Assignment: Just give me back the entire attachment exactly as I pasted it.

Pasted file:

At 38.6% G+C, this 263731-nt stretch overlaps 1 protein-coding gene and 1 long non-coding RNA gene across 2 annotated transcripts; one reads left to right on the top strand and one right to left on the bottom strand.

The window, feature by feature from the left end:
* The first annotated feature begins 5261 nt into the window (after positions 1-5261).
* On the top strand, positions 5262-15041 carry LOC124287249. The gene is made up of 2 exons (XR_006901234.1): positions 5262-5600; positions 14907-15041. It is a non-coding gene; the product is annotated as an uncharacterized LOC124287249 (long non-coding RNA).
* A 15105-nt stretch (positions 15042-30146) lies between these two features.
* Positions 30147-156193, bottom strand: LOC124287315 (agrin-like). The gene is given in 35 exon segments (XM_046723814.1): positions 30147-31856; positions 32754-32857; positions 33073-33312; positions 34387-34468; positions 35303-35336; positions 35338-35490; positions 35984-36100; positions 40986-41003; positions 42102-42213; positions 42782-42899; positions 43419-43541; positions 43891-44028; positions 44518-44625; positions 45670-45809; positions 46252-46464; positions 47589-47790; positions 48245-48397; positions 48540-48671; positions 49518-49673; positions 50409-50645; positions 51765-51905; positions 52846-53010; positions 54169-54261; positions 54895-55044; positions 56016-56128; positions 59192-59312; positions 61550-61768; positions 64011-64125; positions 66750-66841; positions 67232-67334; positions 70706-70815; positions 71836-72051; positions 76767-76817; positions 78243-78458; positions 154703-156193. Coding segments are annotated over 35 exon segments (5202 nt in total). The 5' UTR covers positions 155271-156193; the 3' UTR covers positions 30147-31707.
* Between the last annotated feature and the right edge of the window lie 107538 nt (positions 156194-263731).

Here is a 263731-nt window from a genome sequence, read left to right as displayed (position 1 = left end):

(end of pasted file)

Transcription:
At 38.6% G+C, this 263731-nt stretch overlaps 1 protein-coding gene and 1 long non-coding RNA gene across 2 annotated transcripts; one reads left to right on the top strand and one right to left on the bottom strand.

The window, feature by feature from the left end:
* The first annotated feature begins 5261 nt into the window (after positions 1-5261).
* On the top strand, positions 5262-15041 carry LOC124287249. The gene is made up of 2 exons (XR_006901234.1): positions 5262-5600; positions 14907-15041. It is a non-coding gene; the product is annotated as an uncharacterized LOC124287249 (long non-coding RNA).
* A 15105-nt stretch (positions 15042-30146) lies between these two features.
* Positions 30147-156193, bottom strand: LOC124287315 (agrin-like). The gene is given in 35 exon segments (XM_046723814.1): positions 30147-31856; positions 32754-32857; positions 33073-33312; positions 34387-34468; positions 35303-35336; positions 35338-35490; positions 35984-36100; positions 40986-41003; positions 42102-42213; positions 42782-42899; positions 43419-43541; positions 43891-44028; positions 44518-44625; positions 45670-45809; positions 46252-46464; positions 47589-47790; positions 48245-48397; positions 48540-48671; positions 49518-49673; positions 50409-50645; positions 51765-51905; positions 52846-53010; positions 54169-54261; positions 54895-55044; positions 56016-56128; positions 59192-59312; positions 61550-61768; positions 64011-64125; positions 66750-66841; positions 67232-67334; positions 70706-70815; positions 71836-72051; positions 76767-76817; positions 78243-78458; positions 154703-156193. Coding segments are annotated over 35 exon segments (5202 nt in total). The 5' UTR covers positions 155271-156193; the 3' UTR covers positions 30147-31707.
* Between the last annotated feature and the right edge of the window lie 107538 nt (positions 156194-263731).

Here is a 263731-nt window from a genome sequence, read left to right as displayed (position 1 = left end):